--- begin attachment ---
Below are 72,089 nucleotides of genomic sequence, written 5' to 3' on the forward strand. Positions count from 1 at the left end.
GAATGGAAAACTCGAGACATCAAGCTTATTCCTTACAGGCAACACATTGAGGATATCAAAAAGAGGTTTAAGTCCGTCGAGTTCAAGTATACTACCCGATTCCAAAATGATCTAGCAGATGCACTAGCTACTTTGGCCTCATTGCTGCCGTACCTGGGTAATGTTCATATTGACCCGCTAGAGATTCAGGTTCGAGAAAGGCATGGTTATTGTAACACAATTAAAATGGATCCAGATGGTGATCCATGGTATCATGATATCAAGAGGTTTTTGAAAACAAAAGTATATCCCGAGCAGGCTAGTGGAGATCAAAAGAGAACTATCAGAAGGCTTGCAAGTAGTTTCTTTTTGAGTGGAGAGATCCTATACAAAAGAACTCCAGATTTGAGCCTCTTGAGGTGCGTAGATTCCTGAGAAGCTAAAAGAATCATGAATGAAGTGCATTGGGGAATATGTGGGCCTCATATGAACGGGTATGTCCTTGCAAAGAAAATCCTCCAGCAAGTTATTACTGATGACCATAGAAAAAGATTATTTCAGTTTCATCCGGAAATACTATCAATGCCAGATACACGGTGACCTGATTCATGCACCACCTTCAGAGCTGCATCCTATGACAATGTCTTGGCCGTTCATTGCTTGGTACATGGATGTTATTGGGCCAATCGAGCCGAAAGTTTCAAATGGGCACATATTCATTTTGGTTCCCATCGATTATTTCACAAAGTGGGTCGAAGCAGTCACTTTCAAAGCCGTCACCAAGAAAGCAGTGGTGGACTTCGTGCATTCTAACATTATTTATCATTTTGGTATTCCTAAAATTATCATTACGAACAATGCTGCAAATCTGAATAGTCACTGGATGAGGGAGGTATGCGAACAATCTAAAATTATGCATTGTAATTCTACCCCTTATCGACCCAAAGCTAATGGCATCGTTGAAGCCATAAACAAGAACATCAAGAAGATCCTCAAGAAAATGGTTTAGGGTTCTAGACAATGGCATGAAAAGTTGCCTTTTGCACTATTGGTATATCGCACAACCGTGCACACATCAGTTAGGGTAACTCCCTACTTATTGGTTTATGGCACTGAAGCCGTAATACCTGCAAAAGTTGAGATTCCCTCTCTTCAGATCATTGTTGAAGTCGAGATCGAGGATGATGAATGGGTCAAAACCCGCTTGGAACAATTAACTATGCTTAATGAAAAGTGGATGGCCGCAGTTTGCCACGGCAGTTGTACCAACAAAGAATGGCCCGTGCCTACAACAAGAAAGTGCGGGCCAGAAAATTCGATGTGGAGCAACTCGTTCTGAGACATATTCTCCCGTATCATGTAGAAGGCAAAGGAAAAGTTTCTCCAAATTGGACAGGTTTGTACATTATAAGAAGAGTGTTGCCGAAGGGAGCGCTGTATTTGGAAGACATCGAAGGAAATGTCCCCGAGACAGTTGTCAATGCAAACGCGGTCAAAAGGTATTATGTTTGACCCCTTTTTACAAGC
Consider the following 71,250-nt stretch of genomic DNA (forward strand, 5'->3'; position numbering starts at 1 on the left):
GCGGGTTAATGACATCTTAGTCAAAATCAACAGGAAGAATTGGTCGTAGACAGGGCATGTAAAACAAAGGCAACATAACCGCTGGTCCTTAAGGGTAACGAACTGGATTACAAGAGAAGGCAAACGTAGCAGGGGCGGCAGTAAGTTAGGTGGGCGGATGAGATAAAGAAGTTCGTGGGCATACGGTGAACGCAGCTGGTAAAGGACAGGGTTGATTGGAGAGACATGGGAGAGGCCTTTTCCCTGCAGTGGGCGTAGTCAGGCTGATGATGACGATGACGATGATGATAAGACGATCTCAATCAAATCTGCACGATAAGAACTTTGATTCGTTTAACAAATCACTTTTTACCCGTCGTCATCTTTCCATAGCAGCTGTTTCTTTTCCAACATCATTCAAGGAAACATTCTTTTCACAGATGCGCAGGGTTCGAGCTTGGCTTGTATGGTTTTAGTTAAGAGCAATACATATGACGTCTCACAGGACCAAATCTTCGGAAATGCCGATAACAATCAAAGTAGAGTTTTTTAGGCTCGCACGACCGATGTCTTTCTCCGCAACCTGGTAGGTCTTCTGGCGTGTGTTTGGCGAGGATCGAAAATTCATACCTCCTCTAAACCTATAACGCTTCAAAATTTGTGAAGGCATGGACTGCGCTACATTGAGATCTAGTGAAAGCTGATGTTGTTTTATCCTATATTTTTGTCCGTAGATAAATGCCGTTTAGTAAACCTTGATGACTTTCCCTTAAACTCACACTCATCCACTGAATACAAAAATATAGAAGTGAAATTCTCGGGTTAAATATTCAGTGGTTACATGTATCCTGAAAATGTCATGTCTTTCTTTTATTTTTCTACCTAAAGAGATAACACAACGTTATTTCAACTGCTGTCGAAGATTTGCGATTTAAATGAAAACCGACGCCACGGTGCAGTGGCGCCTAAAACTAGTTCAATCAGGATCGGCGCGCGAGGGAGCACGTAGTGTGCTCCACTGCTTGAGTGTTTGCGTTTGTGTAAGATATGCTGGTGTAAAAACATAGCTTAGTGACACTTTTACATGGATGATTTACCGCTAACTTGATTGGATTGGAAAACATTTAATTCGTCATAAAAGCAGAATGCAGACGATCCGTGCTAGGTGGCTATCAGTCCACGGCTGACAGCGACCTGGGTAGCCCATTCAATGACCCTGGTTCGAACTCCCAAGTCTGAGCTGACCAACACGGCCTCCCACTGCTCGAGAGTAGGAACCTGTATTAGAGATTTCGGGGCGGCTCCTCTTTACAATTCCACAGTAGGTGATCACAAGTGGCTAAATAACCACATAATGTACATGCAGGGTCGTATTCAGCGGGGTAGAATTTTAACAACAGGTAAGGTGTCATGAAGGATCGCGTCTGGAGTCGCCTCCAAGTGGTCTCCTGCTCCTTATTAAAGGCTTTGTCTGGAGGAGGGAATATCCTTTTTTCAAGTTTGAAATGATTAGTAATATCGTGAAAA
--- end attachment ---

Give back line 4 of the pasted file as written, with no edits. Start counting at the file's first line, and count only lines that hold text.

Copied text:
GCGGGTTAATGACATCTTAGTCAAAATCAACAGGAAGAATTGGTCGTAGACAGGGCATGTAAAACAAAGGCAACATAACCGCTGGTCCTTAAGGGTAACGAACTGGATTACAAGAGAAGGCAAACGTAGCAGGGGCGGCAGTAAGTTAGGTGGGCGGATGAGATAAAGAAGTTCGTGGGCATACGGTGAACGCAGCTGGTAAAGGACAGGGTTGATTGGAGAGACATGGGAGAGGCCTTTTCCCTGCAGTGGGCGTAGTCAGGCTGATGATGACGATGACGATGATGATAAGACGATCTCAATCAAATCTGCACGATAAGAACTTTGATTCGTTTAACAAATCACTTTTTACCCGTCGTCATCTTTCCATAGCAGCTGTTTCTTTTCCAACATCATTCAAGGAAACATTCTTTTCACAGATGCGCAGGGTTCGAGCTTGGCTTGTATGGTTTTAGTTAAGAGCAATACATATGACGTCTCACAGGACCAAATCTTCGGAAATGCCGATAACAATCAAAGTAGAGTTTTTTAGGCTCGCACGACCGATGTCTTTCTCCGCAACCTGGTAGGTCTTCTGGCGTGTGTTTGGCGAGGATCGAAAATTCATACCTCCTCTAAACCTATAACGCTTCAAAATTTGTGAAGGCATGGACTGCGCTACATTGAGATCTAGTGAAAGCTGATGTTGTTTTATCCTATATTTTTGTCCGTAGATAAATGCCGTTTAGTAAACCTTGATGACTTTCCCTTAAACTCACACTCATCCACTGAATACAAAAATATAGAAGTGAAATTCTCGGGTTAAATATTCAGTGGTTACATGTATCCTGAAAATGTCATGTCTTTCTTTTATTTTTCTACCTAAAGAGATAACACAACGTTATTTCAACTGCTGTCGAAGATTTGCGATTTAAATGAAAACCGACGCCACGGTGCAGTGGCGCCTAAAACTAGTTCAATCAGGATCGGCGCGCGAGGGAGCACGTAGTGTGCTCCACTGCTTGAGTGTTTGCGTTTGTGTAAGATATGCTGGTGTAAAAACATAGCTTAGTGACACTTTTACATGGATGATTTACCGCTAACTTGATTGGATTGGAAAACATTTAATTCGTCATAAAAGCAGAATGCAGACGATCCGTGCTAGGTGGCTATCAGTCCACGGCTGACAGCGACCTGGGTAGCCCATTCAATGACCCTGGTTCGAACTCCCAAGTCTGAGCTGACCAACACGGCCTCCCACTGCTCGAGAGTAGGAACCTGTATTAGAGATTTCGGGGCGGCTCCTCTTTACAATTCCACAGTAGGTGATCACAAGTGGCTAAATAACCACATAATGTACATGCAGGGTCGTATTCAGCGGGGTAGAATTTTAACAACAGGTAAGGTGTCATGAAGGATCGCGTCTGGAGTCGCCTCCAAGTGGTCTCCTGCTCCTTATTAAAGGCTTTGTCTGGAGGAGGGAATATCCTTTTTTCAAGTTTGAAATGATTAGTAATATCGTGAAAA